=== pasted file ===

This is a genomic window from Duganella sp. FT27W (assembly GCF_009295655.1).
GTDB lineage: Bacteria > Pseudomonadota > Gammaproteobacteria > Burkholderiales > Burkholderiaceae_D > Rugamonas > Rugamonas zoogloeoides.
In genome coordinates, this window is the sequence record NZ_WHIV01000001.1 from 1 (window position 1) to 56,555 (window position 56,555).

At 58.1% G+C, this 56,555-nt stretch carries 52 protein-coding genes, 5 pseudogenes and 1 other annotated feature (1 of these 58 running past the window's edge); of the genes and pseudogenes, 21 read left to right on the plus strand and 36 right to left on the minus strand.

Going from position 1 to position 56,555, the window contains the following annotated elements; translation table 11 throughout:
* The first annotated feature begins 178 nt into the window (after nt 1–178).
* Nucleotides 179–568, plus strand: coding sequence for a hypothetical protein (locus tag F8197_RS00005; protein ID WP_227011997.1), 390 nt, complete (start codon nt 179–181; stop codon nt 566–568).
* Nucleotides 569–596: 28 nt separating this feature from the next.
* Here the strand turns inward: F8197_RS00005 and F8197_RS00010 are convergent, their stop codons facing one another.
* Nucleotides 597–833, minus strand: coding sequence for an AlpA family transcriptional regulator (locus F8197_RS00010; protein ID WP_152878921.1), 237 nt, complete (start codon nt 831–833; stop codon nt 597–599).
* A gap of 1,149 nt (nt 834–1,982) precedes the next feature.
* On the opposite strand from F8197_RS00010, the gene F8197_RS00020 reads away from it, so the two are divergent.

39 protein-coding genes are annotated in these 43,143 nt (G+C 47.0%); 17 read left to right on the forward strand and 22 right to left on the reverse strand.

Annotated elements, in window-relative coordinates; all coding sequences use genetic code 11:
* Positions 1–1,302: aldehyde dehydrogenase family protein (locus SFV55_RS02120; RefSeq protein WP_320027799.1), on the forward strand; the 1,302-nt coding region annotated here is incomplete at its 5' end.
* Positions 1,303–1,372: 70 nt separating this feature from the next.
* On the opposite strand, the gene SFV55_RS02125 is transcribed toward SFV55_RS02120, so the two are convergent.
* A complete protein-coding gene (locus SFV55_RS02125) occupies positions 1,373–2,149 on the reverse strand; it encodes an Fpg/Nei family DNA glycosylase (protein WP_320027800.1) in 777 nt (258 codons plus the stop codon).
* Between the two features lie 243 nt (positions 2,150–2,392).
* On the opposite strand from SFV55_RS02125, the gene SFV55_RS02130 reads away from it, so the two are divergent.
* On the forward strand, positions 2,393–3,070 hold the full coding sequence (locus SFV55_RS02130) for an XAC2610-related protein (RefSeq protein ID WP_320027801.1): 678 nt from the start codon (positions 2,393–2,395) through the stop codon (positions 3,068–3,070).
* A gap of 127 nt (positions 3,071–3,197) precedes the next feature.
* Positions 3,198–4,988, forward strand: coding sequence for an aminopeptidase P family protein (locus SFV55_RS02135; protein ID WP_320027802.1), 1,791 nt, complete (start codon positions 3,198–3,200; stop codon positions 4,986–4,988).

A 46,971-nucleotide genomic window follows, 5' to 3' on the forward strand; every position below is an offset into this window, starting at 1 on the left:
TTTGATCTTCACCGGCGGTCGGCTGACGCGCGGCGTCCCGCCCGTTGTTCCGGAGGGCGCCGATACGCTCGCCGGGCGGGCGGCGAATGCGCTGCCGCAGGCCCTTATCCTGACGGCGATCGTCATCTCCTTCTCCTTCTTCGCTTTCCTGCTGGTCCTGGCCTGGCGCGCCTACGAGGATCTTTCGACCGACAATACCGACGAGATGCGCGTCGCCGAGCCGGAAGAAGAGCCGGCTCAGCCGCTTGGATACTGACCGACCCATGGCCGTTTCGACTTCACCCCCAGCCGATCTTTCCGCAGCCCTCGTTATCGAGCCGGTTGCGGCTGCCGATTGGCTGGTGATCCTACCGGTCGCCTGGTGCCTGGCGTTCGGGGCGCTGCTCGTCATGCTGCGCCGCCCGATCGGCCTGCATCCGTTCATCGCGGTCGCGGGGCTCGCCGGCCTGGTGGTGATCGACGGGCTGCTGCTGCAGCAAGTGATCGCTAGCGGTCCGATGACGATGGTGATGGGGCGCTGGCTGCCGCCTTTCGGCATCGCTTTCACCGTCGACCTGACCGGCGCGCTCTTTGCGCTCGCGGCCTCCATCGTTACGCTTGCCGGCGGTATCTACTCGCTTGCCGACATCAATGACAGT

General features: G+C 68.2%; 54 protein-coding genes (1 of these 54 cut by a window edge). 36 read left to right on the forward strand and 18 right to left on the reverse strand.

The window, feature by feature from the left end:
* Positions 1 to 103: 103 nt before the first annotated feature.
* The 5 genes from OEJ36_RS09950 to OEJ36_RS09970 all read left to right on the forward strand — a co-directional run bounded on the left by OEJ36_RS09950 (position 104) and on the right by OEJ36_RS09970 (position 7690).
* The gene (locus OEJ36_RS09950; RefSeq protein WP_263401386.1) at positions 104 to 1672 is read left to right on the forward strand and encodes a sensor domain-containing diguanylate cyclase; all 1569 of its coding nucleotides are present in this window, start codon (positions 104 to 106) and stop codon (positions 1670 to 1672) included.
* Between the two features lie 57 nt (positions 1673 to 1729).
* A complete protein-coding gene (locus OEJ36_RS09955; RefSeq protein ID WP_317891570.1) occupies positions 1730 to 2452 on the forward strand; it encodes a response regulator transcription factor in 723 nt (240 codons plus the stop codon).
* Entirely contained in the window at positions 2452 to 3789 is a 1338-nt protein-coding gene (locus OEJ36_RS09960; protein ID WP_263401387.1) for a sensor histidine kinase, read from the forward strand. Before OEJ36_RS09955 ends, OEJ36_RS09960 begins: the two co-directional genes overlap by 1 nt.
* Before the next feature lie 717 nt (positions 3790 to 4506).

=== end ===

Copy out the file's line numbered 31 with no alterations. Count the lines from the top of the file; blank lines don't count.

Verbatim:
* Between the two features lie 57 nt (positions 1673 to 1729).